About those tomatoes (‘maters)? Surely I’m not the only one coaxing the large green ones to hurry and ripen before frost. I have never been a fan like so many are of green tomato recipes. I am sure they are delicious, but I have tried, really I have and I can’t seem to not expect the those dishes to have a nice deep red tomato flavor which is impossible. Therefore, disappointment. So I will keep on coaxing.
I will not be deterred! Head Hillbilly helped me by shoving rebar into the soil around our tomato patch. We then put narrow diameter PVC down onto the rebar, bending and connecting it to the PVC on the opposite side. Draping it with plastic makes the green house effect we were shootin’ for. It’s working pretty well so far. I am going to take the advice of an avid tomato gardener in our area who takes this approach, only in early spring, when she plants her tomatoes. She keeps them covered almost through the end of June! Oh yeah baby, I will definately try this.
By now ya’ll have an opinion about the tomato varieties you have harvested. I was late in getting started this past spring with little time to shop around so I planted the standard nursery fare. I missed out on the great heirloom varieties. Brandywine, Stupice, and Homestead are three I have my tastebuds set on for next year. Any other suggestions out there?
I would ask Solar Family Mom, but she is busy right now canning, farming and raising her passal of lard fed kids. Some things are more important than blogging?!! Hmmm…. think I’ll mosey on along now.
If you are canning the last of this years tomato harvest, check out Solar Family Farm’s Roasted Tomato Puree here for a great way to preserve your tomatoes.
Oh, and about the potatoes (‘taters)? Didn’t plant any this year. Bummer for us. Truly is there anything tastier than a crisp as an apple ‘tater? NO, NO, no.
And is there anything more disgusting or worse smelling than a rotten potato dripping from your store bought bag of potatoes? NO, NO, no.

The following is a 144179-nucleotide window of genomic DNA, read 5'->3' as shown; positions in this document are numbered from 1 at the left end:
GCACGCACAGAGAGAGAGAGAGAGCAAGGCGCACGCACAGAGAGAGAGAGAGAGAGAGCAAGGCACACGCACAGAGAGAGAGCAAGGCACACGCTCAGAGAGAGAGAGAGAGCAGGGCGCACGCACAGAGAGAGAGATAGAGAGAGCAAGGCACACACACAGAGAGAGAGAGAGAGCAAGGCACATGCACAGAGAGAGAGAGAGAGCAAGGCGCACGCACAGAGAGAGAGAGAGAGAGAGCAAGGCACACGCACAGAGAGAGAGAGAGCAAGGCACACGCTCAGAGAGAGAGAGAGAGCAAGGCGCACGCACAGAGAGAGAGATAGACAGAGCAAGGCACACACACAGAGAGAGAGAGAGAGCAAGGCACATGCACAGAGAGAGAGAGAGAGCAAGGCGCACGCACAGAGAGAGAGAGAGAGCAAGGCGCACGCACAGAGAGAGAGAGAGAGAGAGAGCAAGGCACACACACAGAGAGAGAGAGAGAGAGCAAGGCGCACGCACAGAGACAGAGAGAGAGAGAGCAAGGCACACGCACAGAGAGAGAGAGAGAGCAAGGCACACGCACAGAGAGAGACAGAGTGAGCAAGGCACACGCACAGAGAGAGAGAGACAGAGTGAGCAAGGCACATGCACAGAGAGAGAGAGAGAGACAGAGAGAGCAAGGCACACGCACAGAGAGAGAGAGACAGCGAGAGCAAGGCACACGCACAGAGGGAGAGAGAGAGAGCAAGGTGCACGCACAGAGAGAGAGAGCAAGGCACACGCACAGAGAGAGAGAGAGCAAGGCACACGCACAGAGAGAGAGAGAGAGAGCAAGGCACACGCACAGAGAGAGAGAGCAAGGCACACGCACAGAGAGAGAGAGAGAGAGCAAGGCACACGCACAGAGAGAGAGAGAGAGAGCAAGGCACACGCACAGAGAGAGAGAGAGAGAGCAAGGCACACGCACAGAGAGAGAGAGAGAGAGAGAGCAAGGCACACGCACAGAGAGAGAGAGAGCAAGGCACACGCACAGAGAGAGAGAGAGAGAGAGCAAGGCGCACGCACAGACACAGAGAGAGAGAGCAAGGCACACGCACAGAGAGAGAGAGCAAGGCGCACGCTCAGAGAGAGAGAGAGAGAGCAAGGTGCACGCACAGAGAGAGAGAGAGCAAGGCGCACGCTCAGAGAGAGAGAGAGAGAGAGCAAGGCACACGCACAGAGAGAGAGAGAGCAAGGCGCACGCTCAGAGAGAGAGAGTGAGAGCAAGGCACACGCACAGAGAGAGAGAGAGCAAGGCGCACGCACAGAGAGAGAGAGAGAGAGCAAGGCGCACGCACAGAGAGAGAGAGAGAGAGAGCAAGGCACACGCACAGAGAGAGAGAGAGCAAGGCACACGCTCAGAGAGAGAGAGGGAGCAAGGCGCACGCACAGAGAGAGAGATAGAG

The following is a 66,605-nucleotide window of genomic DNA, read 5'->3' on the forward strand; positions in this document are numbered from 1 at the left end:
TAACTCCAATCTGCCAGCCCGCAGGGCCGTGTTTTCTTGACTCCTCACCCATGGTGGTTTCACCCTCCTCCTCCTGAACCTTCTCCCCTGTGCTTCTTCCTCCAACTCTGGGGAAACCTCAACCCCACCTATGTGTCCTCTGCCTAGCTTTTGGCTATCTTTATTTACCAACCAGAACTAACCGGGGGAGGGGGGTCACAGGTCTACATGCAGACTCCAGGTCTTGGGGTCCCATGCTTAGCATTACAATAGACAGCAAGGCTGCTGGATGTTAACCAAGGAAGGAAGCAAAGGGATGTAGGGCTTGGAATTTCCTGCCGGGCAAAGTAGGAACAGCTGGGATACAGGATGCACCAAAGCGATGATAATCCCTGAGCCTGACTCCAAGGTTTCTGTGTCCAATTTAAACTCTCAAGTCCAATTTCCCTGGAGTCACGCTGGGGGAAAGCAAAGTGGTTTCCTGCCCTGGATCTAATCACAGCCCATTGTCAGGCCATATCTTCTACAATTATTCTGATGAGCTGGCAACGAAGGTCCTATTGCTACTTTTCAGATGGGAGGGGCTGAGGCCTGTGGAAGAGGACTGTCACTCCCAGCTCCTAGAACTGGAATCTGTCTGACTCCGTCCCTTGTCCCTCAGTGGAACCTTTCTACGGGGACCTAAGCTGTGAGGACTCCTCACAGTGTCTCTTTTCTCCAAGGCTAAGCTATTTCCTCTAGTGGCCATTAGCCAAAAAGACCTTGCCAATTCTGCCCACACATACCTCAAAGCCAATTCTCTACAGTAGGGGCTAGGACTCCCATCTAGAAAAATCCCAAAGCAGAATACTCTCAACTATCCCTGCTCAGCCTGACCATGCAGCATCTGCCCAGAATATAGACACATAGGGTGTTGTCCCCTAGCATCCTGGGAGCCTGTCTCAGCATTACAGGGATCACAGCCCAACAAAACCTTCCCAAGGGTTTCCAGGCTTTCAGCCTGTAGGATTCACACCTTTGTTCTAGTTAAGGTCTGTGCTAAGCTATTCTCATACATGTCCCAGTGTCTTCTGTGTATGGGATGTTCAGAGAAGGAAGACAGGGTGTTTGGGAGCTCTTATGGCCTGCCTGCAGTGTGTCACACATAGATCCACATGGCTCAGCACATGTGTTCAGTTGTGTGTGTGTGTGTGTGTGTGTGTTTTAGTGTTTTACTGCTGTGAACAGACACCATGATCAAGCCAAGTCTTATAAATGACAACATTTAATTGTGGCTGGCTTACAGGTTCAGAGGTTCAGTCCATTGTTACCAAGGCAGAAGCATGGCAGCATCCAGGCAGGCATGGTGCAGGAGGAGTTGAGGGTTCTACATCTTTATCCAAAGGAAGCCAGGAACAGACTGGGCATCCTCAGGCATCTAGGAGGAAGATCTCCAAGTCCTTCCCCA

There is really no way to tell what lurks in that innocent bag of spuds. The brown plastic cleverly disguises the sneaky bugger that lurks inside. I could have smelled the bag before putting them in my cart, I know, but I didn’t want to look like a freak in a crowded grocery store! Okay? Oh the putrid puddle on my counter, yuck. With all the display of horror to my discovery, HH was not moved to sympathy, even when I told him I would rather endure the stench of that dead deer carcass I passed on Panther Creek Road earlier.
Lesson to self: Plant ‘taters next year and be a freak, smell that bag.
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Monday, October 12, 2009 – Untitled Comment
|Posted by borderling (220.127.116.11)|
|Our tomatoes never finish ripening on the vine around here. I get about 1/3 that way. The rest get picked and put on newspapers on the basement floor where they ripen up quite nicely. I lose about 1/4 of them to rot, but am able to can up the rest as they ripen.
And yes, it was a great year for taters around here.
From Glory Farm,
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Friday, October 16, 2009 – Untitled Comment
|Posted by simpleoldgurl (18.104.22.168)|
|Lol, nope you are not the only one doing the coaxing, LOL…my mater usually have to ripen off the vine this time of year, too!
I always check those bags of taters, too..had a similar experince myself once, eeewww! Ok, so call me a freak, I can deal with it! yep! :)
Edited by simpleoldgurl on Friday, October 16, 2009 at 09:07
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Monday, October 19, 2009 – Untitled Comment
|Posted by HopefulHeart77 (22.214.171.124)|
|I just thought I would give my opinion on heirloom tomatos. I planted around 8 different varieties. I wanted to see which ones I liked. My two favorites were Matts wild cherry….for cherry tomatos and for the big ones…….Cherokee purple. I am in Alabama so I am not sure of your growing conditions. These did well for me and the Matts wild Cherries are still producing. Well, I had light frost the past two mornings so that probably ended it. We shall see. I will plant these two varieties next year as well as one more that I havent tried before.
I enjoyed your post.